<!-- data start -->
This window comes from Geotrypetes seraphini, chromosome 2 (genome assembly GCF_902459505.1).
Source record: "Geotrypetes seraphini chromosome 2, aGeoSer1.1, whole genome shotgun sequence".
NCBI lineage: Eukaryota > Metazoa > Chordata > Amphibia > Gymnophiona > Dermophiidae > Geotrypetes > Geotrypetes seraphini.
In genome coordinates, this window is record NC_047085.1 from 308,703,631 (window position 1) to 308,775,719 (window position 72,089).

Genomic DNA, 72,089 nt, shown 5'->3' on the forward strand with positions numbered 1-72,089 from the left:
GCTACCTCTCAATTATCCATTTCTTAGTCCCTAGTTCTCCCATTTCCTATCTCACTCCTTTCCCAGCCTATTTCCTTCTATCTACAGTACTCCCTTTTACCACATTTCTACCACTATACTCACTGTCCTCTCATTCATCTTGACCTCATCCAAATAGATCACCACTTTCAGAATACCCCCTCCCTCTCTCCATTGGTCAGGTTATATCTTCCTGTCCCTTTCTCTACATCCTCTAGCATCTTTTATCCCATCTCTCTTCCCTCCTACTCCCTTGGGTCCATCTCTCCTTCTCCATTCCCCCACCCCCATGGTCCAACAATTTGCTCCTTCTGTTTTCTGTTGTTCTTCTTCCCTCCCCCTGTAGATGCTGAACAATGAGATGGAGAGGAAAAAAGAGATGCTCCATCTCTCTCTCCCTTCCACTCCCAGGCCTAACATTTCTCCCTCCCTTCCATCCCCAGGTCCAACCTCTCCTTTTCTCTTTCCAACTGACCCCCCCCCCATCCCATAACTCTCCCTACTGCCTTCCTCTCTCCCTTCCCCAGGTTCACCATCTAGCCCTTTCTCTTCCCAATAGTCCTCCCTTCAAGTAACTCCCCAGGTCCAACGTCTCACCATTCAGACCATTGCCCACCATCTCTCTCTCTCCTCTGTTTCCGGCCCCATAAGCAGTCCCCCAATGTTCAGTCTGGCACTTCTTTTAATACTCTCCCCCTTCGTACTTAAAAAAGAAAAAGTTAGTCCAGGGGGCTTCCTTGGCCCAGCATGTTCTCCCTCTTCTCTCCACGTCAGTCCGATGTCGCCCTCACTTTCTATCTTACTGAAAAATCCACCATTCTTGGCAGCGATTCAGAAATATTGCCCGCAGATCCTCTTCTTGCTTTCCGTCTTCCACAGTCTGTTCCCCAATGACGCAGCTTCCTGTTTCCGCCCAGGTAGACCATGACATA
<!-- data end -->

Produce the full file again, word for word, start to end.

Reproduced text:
This window comes from Geotrypetes seraphini, chromosome 2 (genome assembly GCF_902459505.1).
Source record: "Geotrypetes seraphini chromosome 2, aGeoSer1.1, whole genome shotgun sequence".
NCBI lineage: Eukaryota > Metazoa > Chordata > Amphibia > Gymnophiona > Dermophiidae > Geotrypetes > Geotrypetes seraphini.
In genome coordinates, this window is record NC_047085.1 from 308,703,631 (window position 1) to 308,775,719 (window position 72,089).

Genomic DNA, 72,089 nt, shown 5'->3' on the forward strand with positions numbered 1-72,089 from the left:
GCTACCTCTCAATTATCCATTTCTTAGTCCCTAGTTCTCCCATTTCCTATCTCACTCCTTTCCCAGCCTATTTCCTTCTATCTACAGTACTCCCTTTTACCACATTTCTACCACTATACTCACTGTCCTCTCATTCATCTTGACCTCATCCAAATAGATCACCACTTTCAGAATACCCCCTCCCTCTCTCCATTGGTCAGGTTATATCTTCCTGTCCCTTTCTCTACATCCTCTAGCATCTTTTATCCCATCTCTCTTCCCTCCTACTCCCTTGGGTCCATCTCTCCTTCTCCATTCCCCCACCCCCATGGTCCAACAATTTGCTCCTTCTGTTTTCTGTTGTTCTTCTTCCCTCCCCCTGTAGATGCTGAACAATGAGATGGAGAGGAAAAAAGAGATGCTCCATCTCTCTCTCCCTTCCACTCCCAGGCCTAACATTTCTCCCTCCCTTCCATCCCCAGGTCCAACCTCTCCTTTTCTCTTTCCAACTGACCCCCCCCCCATCCCATAACTCTCCCTACTGCCTTCCTCTCTCCCTTCCCCAGGTTCACCATCTAGCCCTTTCTCTTCCCAATAGTCCTCCCTTCAAGTAACTCCCCAGGTCCAACGTCTCACCATTCAGACCATTGCCCACCATCTCTCTCTCTCCTCTGTTTCCGGCCCCATAAGCAGTCCCCCAATGTTCAGTCTGGCACTTCTTTTAATACTCTCCCCCTTCGTACTTAAAAAAGAAAAAGTTAGTCCAGGGGGCTTCCTTGGCCCAGCATGTTCTCCCTCTTCTCTCCACGTCAGTCCGATGTCGCCCTCACTTTCTATCTTACTGAAAAATCCACCATTCTTGGCAGCGATTCAGAAATATTGCCCGCAGATCCTCTTCTTGCTTTCCGTCTTCCACAGTCTGTTCCCCAATGACGCAGCTTCCTGTTTCCGCCCAGGTAGACCATGACATA